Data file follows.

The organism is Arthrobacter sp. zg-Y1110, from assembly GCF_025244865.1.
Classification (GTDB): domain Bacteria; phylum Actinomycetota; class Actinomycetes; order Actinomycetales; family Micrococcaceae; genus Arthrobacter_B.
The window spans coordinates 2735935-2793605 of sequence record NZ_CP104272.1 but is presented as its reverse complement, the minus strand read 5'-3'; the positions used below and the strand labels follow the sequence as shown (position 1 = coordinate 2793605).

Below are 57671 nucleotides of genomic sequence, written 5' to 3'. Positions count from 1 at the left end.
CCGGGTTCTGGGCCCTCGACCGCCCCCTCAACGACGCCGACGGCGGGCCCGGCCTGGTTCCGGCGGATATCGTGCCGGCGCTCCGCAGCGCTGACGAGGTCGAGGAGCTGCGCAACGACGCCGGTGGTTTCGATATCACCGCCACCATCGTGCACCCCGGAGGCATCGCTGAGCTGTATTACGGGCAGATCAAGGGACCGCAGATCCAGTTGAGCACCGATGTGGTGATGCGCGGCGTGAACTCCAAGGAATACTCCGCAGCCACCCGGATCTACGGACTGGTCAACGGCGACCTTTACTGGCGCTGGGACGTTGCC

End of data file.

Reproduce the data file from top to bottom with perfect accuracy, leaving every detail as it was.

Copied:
The organism is Arthrobacter sp. zg-Y1110, from assembly GCF_025244865.1.
Classification (GTDB): domain Bacteria; phylum Actinomycetota; class Actinomycetes; order Actinomycetales; family Micrococcaceae; genus Arthrobacter_B.
The window spans coordinates 2735935-2793605 of sequence record NZ_CP104272.1 but is presented as its reverse complement, the minus strand read 5'-3'; the positions used below and the strand labels follow the sequence as shown (position 1 = coordinate 2793605).

Below are 57671 nucleotides of genomic sequence, written 5' to 3'. Positions count from 1 at the left end.
CCGGGTTCTGGGCCCTCGACCGCCCCCTCAACGACGCCGACGGCGGGCCCGGCCTGGTTCCGGCGGATATCGTGCCGGCGCTCCGCAGCGCTGACGAGGTCGAGGAGCTGCGCAACGACGCCGGTGGTTTCGATATCACCGCCACCATCGTGCACCCCGGAGGCATCGCTGAGCTGTATTACGGGCAGATCAAGGGACCGCAGATCCAGTTGAGCACCGATGTGGTGATGCGCGGCGTGAACTCCAAGGAATACTCCGCAGCCACCCGGATCTACGGACTGGTCAACGGCGACCTTTACTGGCGCTGGGACGTTGCC